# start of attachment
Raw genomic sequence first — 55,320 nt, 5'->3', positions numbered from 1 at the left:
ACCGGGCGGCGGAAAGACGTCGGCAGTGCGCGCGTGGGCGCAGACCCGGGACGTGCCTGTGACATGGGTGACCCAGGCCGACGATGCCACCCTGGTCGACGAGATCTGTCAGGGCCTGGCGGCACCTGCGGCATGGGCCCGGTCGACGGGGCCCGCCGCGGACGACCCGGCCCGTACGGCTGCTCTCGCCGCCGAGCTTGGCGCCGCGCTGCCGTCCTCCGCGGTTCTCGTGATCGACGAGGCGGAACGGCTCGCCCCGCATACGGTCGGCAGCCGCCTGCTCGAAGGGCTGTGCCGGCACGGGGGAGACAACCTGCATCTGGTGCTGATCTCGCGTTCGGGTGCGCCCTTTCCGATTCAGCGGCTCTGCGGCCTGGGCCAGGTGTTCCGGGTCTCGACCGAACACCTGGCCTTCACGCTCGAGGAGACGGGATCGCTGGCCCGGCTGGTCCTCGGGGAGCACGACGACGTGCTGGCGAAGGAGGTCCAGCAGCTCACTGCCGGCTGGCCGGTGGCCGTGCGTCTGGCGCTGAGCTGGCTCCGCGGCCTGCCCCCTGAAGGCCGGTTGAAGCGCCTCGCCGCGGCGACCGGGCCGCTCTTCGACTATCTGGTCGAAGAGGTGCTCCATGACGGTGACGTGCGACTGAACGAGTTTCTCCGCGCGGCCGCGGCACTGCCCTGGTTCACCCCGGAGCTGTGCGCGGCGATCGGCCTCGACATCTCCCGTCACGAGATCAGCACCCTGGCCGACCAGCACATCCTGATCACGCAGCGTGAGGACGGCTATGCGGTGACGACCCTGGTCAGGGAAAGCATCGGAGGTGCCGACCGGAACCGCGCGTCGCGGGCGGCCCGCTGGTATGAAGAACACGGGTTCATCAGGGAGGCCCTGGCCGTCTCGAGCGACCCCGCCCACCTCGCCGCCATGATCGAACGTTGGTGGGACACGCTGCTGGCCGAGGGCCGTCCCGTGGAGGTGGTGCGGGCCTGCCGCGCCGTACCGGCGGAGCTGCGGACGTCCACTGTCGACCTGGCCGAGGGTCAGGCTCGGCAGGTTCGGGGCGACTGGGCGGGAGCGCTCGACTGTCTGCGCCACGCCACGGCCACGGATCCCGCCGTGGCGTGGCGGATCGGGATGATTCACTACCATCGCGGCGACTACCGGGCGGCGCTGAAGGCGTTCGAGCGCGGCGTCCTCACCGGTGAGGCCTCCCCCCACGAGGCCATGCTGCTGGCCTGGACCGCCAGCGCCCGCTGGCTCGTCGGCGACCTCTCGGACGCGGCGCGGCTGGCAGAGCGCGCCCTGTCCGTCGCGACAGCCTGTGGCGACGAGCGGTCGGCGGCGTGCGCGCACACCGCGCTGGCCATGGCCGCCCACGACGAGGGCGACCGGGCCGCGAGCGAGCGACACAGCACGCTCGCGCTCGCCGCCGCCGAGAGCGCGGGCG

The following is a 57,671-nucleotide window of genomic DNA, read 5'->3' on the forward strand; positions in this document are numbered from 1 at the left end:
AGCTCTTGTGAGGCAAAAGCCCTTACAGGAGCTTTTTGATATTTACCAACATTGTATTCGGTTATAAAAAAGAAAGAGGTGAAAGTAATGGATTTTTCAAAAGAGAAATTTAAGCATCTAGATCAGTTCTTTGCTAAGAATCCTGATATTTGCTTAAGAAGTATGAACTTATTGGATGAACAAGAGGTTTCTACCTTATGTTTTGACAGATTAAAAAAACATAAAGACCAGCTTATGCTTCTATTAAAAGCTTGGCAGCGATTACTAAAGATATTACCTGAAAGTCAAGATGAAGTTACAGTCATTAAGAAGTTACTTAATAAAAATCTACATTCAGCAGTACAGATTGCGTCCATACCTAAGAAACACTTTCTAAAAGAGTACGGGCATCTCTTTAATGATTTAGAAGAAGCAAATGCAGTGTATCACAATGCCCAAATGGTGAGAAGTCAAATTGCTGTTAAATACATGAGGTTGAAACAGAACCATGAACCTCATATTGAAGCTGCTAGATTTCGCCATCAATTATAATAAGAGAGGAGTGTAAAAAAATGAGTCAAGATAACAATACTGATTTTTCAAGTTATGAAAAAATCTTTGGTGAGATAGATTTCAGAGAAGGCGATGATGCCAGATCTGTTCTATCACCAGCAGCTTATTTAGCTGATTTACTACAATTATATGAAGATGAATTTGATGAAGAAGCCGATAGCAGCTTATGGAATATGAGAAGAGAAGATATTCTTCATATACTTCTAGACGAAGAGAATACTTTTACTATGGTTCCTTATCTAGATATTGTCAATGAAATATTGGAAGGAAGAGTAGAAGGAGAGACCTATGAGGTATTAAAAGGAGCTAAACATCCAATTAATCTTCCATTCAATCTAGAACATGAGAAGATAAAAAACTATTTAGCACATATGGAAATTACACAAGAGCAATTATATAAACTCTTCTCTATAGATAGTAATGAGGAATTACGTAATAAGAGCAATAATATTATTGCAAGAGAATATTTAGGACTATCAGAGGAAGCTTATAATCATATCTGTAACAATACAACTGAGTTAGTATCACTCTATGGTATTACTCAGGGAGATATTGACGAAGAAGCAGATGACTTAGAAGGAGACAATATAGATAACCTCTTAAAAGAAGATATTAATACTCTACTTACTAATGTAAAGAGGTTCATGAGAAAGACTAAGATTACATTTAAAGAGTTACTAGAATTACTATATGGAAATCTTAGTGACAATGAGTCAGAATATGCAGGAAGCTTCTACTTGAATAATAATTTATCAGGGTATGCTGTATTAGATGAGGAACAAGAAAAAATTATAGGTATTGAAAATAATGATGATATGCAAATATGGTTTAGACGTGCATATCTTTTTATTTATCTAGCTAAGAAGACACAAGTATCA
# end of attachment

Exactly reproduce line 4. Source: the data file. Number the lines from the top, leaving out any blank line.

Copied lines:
AGCTCTTGTGAGGCAAAAGCCCTTACAGGAGCTTTTTGATATTTACCAACATTGTATTCGGTTATAAAAAAGAAAGAGGTGAAAGTAATGGATTTTTCAAAAGAGAAATTTAAGCATCTAGATCAGTTCTTTGCTAAGAATCCTGATATTTGCTTAAGAAGTATGAACTTATTGGATGAACAAGAGGTTTCTACCTTATGTTTTGACAGATTAAAAAAACATAAAGACCAGCTTATGCTTCTATTAAAAGCTTGGCAGCGATTACTAAAGATATTACCTGAAAGTCAAGATGAAGTTACAGTCATTAAGAAGTTACTTAATAAAAATCTACATTCAGCAGTACAGATTGCGTCCATACCTAAGAAACACTTTCTAAAAGAGTACGGGCATCTCTTTAATGATTTAGAAGAAGCAAATGCAGTGTATCACAATGCCCAAATGGTGAGAAGTCAAATTGCTGTTAAATACATGAGGTTGAAACAGAACCATGAACCTCATATTGAAGCTGCTAGATTTCGCCATCAATTATAATAAGAGAGGAGTGTAAAAAAATGAGTCAAGATAACAATACTGATTTTTCAAGTTATGAAAAAATCTTTGGTGAGATAGATTTCAGAGAAGGCGATGATGCCAGATCTGTTCTATCACCAGCAGCTTATTTAGCTGATTTACTACAATTATATGAAGATGAATTTGATGAAGAAGCCGATAGCAGCTTATGGAATATGAGAAGAGAAGATATTCTTCATATACTTCTAGACGAAGAGAATACTTTTACTATGGTTCCTTATCTAGATATTGTCAATGAAATATTGGAAGGAAGAGTAGAAGGAGAGACCTATGAGGTATTAAAAGGAGCTAAACATCCAATTAATCTTCCATTCAATCTAGAACATGAGAAGATAAAAAACTATTTAGCACATATGGAAATTACACAAGAGCAATTATATAAACTCTTCTCTATAGATAGTAATGAGGAATTACGTAATAAGAGCAATAATATTATTGCAAGAGAATATTTAGGACTATCAGAGGAAGCTTATAATCATATCTGTAACAATACAACTGAGTTAGTATCACTCTATGGTATTACTCAGGGAGATATTGACGAAGAAGCAGATGACTTAGAAGGAGACAATATAGATAACCTCTTAAAAGAAGATATTAATACTCTACTTACTAATGTAAAGAGGTTCATGAGAAAGACTAAGATTACATTTAAAGAGTTACTAGAATTACTATATGGAAATCTTAGTGACAATGAGTCAGAATATGCAGGAAGCTTCTACTTGAATAATAATTTATCAGGGTATGCTGTATTAGATGAGGAACAAGAAAAAATTATAGGTATTGAAAATAATGATGATATGCAAATATGGTTTAGACGTGCATATCTTTTTATTTATCTAGCTAAGAAGACACAAGTATCA